Starting to get small waves out back. Keep in mind that my home location on the island is on the lee side of the storm and not catching the full force of the winds directly. Phew!

Seas still far rougher than normal. And see the palm tree in the middle with its fronds plastered back in the wind?

6:00 p.m. Now it’s seriously coming. Must be the third band. Major winds and driving rain. Water coming in under front door and one unshuttered window on the eastern/weather side. Dogs barking at the rattling noises from the shutters. Power goes out for half an hour, but thankfully comes back on (and remains on throughout!)

Basket full of sopping wet towels from blocking the door/window.

7:00 p.m. – Decided we better shutter up the front door (which we can’t open from the inside) to prevent more water overnight. So we did, leaving the back door (on the lee side) unshuttered for an exit and outdoor view. Instead of dragging out the ladder to shutter the problematic window, I popped out the screen from the inside and closed it that way. Now secured, we went ahead and ate dinner. Stir fry steak, with rice, fresh vegetables and an Asian ginger sauce. Just because there’s a tropical storm doesn’t mean we can’t eat well!

9:00 p.m. – Quiet evening. Still have tv (satellite) reception, but audio has been cutting in and out all day. We watch a DVD movie instead and turn in early. Dogs have to take their bedtime potty break out the back door and on leashes – I’m not about to risk one of them running off to explore tonight!

Sunday, August 26

2:00 a.m. – I awaken to raging winds and rattling shutters. However, knowing it is “just” a tropical storm, I am able to go back to sleep (very different from our night with Hurricane Irene last year!).

7:00 a.m. – Beau and I take the dogs and go for a morning drive to survey the island. Thankful to see no real damage anywhere. All roofs intact. Don’t even see trees down, just lots of leaves and tumbleweeds everywhere. Still dark and squally and spitting rain. Not experiencing any surge from this storm, which can do so much damage.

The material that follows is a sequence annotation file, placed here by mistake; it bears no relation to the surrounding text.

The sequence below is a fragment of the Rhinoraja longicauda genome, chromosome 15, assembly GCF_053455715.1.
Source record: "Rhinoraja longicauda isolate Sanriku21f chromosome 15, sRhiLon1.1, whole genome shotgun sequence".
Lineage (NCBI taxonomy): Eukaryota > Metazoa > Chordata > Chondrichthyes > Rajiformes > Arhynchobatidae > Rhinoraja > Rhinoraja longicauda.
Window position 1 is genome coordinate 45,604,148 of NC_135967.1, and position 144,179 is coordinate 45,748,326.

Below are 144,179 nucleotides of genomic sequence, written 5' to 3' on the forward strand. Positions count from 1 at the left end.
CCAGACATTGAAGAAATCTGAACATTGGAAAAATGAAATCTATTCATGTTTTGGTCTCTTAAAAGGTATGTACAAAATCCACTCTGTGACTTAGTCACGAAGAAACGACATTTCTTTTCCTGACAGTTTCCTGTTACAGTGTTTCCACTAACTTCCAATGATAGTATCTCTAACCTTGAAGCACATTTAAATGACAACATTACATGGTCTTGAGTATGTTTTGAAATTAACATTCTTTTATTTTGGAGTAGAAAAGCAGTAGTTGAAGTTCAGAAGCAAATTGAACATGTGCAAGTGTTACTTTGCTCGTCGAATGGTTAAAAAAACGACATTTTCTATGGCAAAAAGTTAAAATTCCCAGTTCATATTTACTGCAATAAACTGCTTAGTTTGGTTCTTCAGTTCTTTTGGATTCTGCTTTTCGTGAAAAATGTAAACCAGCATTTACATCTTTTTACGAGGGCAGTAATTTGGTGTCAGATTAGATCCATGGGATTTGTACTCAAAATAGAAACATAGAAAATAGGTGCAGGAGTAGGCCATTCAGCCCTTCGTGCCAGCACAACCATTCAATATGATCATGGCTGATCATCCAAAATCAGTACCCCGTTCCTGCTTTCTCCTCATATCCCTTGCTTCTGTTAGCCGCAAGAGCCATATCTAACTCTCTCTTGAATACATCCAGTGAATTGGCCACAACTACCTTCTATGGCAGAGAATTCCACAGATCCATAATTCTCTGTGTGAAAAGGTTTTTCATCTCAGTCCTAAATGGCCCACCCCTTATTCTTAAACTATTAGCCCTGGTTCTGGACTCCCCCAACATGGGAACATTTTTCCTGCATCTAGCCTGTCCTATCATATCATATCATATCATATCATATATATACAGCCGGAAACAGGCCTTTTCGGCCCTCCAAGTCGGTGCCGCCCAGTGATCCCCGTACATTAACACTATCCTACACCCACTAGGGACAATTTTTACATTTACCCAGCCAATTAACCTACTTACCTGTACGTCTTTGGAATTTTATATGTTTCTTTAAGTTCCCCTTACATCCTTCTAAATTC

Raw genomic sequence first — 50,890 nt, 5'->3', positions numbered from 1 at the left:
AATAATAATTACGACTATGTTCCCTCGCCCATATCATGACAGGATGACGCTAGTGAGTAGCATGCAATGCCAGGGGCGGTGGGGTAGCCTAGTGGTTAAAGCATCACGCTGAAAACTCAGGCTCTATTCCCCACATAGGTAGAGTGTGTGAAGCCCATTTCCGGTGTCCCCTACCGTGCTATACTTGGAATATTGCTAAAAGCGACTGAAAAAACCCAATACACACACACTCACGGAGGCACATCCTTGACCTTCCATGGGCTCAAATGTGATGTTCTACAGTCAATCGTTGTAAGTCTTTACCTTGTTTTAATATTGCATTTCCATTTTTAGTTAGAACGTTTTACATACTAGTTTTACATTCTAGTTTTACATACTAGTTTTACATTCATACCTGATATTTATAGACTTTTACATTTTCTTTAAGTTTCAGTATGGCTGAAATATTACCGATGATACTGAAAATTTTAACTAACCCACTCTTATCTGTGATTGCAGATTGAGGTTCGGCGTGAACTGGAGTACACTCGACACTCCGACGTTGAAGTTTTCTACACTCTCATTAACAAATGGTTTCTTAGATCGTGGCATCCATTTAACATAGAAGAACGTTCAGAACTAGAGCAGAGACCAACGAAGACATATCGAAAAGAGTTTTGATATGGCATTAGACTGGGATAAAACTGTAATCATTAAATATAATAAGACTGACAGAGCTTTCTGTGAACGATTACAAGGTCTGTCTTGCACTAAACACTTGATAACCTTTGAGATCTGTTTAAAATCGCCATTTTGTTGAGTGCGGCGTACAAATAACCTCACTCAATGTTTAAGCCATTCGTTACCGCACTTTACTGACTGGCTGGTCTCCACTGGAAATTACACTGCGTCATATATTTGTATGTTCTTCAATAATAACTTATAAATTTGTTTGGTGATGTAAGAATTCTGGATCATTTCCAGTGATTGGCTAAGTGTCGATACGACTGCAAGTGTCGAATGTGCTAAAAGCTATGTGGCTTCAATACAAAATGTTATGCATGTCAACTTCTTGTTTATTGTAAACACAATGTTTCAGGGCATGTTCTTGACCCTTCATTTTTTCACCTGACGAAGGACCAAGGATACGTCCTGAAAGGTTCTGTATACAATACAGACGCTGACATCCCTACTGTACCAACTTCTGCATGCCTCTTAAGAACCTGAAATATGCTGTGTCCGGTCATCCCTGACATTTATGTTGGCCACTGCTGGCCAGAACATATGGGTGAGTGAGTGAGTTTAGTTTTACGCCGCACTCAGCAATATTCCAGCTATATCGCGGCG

9:00 a.m. – Curious to see how wild the ocean looks on the weather side of the island, I take a ride out to the ridge. I leave my golf cart safely on the low road and hike up to the ridge for a look-see. (Don’t worry, it wasn’t blowing too hard or I wouldn’t have ventured out there.)

Safe harbor for the champion sailboats and others in an interior channel.

View from the ocean ridge.

Not as rough as I expected, actually!

10:00 a.m. – Beau’s cousin cooks up some boiled fish and grits. I swing by for some island comfort food on this stormy day, then leave the guys to talk shop, while I return to the comfort of my couch with a book.

At this point, winds were SSE at 40-50 mph, with gusts at 60+. We were through the worst of it and just settled in for another day of wind and occasional rain.

Monday, August 27

Back to business as usual! Beau goes to work. I go to work putting the house back together: opening shutters, carrying lawn furniture outside, washing and drying towels, etc. The only “repair” work I have is a screen that was blown off (from a loose corner) before I could get the shutters on. An easy fix since the screen itself isn’t ripped. As these things go, we got off extremely easy!

My only casualty. Yay!

Now, we enjoy the sunshine and the “return to normal,” while checking on the progress of Isaac and sending prayers to those in Louisiana, Mississippi and otherwise in his path.

2 Responses to Tropical Storm Isaac

  • Sarah says:

    Wow, Neighbor! You beat us this time…despite our desire to, we never ventured up on the Ridge to brave its raging winds. Great pics. Yes, the whole time Hubby was up on the bloody roof I was mentally smacking him in the head. I couldn't believe he decided that roof repairs had to be done during 50mph winds! I am so thankful Isaac was so "easy on us" (compared to Irene). I continue to pray for the folks up North. Great post, as usual. Glad you are back on island! Now the Neighborhood is complete.

  • Dawn says:

    Sarah, as always, thanks so much for your comment! I'm very glad to be back with you – tropical storms and all!